Dawes: Dawesian Blur


Taylor Goldsmith and Dawes learned to trust their instincts

Taylor Goldsmith has experienced slightly rising levels of anxiety with each successive Dawes album since North Hills, the band’s 2009 debut. The goodwill generated by his previous band, Simon Dawes, seemed to naturally carry over to his new project, and yet in some ways, Goldsmith is still waiting for the other shoe to fall.

“Those early years for a band, that definitive time, it’s almost like they can do no wrong or something, and as time goes on, those records are used as a barometer for the new stuff,” says the L.A.-based Goldsmith. “As the band, we’re always happiest with the latest thing, as it should be, but I don’t ever want to get to a point where it’s like, ‘Oh, yeah, this is cool, but man, our second record was so much better.’ So, it’s good to hear people like it. It’s the first fourth record we’ve ever made.”

To date, Goldsmith and his Dawes compatriots—drummer/brother Griffin Goldsmith, bassist Wylie Gelber, keyboardist Tay Strathairn—have maintained plenty of forward momentum, a string that remains unbroken with the release of All Your Favorite Bands. As with the first three Dawes albums, All Your Favorite Bands sighs with bittersweet ’70s folk ennui while maintaining a contemporary pop/rock edge. The difference this time out is that the group was determined to make Favorite Bands considerably less mannered and studio-massaged than its predecessors, 2011’s Nothing Is Wrong and 2013’s Stories Don’t End, and perhaps even closer to the ramshackle verve of 2006’s Carnivore, Simon Dawes’ only full-length release.

“It wasn’t a reactionary thing against Stories Don’t End; we love that record and we love playing those songs,” says Goldsmith. “But with every record you make, you learn a little more about when you’re at your best. Despite the joy it was to make Stories Don’t End, there were obstacles that had nothing to do with anything other than us being, in our estimation, relatively inexperienced in the studio.”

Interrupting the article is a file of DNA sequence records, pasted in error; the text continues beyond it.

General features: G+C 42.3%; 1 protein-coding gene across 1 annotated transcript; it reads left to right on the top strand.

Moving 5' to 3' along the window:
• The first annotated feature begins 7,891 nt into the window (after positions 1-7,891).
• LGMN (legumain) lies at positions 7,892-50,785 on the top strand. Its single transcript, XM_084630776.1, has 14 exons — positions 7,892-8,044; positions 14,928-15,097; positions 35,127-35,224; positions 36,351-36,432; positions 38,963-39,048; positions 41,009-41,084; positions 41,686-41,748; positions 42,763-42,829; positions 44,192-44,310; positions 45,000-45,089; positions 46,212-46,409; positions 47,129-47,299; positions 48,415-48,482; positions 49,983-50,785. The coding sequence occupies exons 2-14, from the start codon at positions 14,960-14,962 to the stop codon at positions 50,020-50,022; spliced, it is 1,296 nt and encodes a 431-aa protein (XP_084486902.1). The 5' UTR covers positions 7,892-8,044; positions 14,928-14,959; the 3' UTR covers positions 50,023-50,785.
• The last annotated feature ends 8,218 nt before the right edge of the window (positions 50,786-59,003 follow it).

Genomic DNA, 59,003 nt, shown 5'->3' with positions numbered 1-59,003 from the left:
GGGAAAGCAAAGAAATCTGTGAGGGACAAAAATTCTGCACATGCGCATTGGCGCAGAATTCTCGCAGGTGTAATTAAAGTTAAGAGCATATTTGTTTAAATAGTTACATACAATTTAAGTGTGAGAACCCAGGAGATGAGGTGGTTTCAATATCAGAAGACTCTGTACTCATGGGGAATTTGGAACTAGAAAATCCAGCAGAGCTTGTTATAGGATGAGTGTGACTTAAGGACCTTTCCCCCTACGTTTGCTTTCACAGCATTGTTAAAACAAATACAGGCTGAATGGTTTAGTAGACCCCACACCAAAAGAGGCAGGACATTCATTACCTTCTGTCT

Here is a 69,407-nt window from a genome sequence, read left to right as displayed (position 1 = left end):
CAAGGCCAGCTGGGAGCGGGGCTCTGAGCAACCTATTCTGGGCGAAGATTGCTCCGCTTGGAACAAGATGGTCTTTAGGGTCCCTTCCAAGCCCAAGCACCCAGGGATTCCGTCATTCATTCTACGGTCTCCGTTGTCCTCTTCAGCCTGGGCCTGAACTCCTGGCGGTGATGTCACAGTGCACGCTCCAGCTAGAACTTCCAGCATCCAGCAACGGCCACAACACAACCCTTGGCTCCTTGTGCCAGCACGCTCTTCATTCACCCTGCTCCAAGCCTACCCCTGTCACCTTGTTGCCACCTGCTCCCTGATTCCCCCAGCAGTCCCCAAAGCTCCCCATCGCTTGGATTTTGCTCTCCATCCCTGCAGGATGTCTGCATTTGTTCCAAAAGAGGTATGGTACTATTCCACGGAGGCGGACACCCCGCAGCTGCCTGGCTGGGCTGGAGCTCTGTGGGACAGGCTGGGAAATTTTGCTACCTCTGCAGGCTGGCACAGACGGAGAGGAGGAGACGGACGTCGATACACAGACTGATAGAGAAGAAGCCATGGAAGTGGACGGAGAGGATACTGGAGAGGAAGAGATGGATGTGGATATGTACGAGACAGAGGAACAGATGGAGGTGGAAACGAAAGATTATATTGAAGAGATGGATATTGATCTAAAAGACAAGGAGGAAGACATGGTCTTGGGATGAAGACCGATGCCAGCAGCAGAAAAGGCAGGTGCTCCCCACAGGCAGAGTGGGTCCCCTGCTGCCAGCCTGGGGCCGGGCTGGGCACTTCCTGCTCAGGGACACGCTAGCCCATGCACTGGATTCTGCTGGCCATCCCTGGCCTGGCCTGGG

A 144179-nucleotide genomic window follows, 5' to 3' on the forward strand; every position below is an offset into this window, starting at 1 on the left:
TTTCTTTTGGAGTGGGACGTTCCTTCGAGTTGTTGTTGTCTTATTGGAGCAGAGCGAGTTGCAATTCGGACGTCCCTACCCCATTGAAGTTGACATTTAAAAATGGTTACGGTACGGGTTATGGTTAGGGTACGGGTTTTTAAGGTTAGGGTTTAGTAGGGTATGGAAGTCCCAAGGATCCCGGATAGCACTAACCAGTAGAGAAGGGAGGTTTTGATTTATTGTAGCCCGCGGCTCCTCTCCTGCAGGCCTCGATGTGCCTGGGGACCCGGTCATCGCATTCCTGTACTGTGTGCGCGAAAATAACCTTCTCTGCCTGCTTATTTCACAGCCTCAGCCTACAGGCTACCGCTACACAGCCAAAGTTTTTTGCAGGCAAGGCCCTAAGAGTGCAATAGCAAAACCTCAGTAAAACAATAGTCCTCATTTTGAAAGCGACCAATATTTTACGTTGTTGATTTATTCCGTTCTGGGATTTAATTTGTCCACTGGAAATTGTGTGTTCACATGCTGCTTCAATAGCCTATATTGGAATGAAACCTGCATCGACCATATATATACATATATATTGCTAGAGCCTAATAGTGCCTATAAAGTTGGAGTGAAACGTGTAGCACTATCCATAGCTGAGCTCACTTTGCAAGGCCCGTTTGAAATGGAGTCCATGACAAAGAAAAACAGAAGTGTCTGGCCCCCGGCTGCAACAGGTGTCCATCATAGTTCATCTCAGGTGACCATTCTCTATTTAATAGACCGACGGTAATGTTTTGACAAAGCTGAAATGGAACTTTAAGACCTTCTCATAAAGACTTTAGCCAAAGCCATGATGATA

All Your Favorite Bands might have turned out very differently if not for the amazing string of life and career experiences that took place in the wake of Stories Don’t End. Their 2014 trip to Rwanda had a profound effect on all of them, as did their opening dates for Bob Dylan (perhaps to a slightly lesser degree), but the most potent wild card in the deck may have been the Goldsmiths’ participation in T Bone Burnett’s New Basement Tapes project, which led Dawes down completely unexpected paths.

“It really opened my eyes to what we could do,” says Goldsmith. “There would be days where we would cut five or six songs a day, and I’d get a nod from Elvis Costello or Marcus Mumford to take a solo, when I didn’t even know if there was going to be one. And right there, I’d have to hit it, and then I was like, ‘Whoa, that’s actually one of my favorite solos I’ve played. Maybe I should stop and think about that.’ Griffin was part of those sessions, too, and the more Dawes talked about it, we realized we’re most comfortable in those spontaneous circumstances where we really have to think on our feet. We finally realized we need to stop being scared to just play together and start trusting ourselves. I can sing this song. I don’t need to get meticulous over some vocal take; I can just sing it with the band. And that’s what we did.”

The other significant factor in the sound and structure of Favorite Bands is the presence of producer David Rawlings, best known as Gillian Welch’s performing/recording partner, but quickly gaining a reputation as a savvy boardsman. Recorded at Rawlings’ Nashville studio, All Your Favorite Bands is a solid document of musicians looking to make some changes, and a producer willing to let them.

“We would play the song four or five times, and he’d be like, ‘Cool, I think we got it, let’s move on,’ and we wouldn’t even listen back,” says Goldsmith. “We didn’t hear any of the songs we recorded until we were seven or eight songs in. So, when it came to editing or picking a certain solo section, that was all Dave. That was really cool for me, because this is how we play, this is what we sound like, so that process of having Dave construct and edit the tapes without us being a part of that helped the experience in a lot of ways.”

—Brian Baker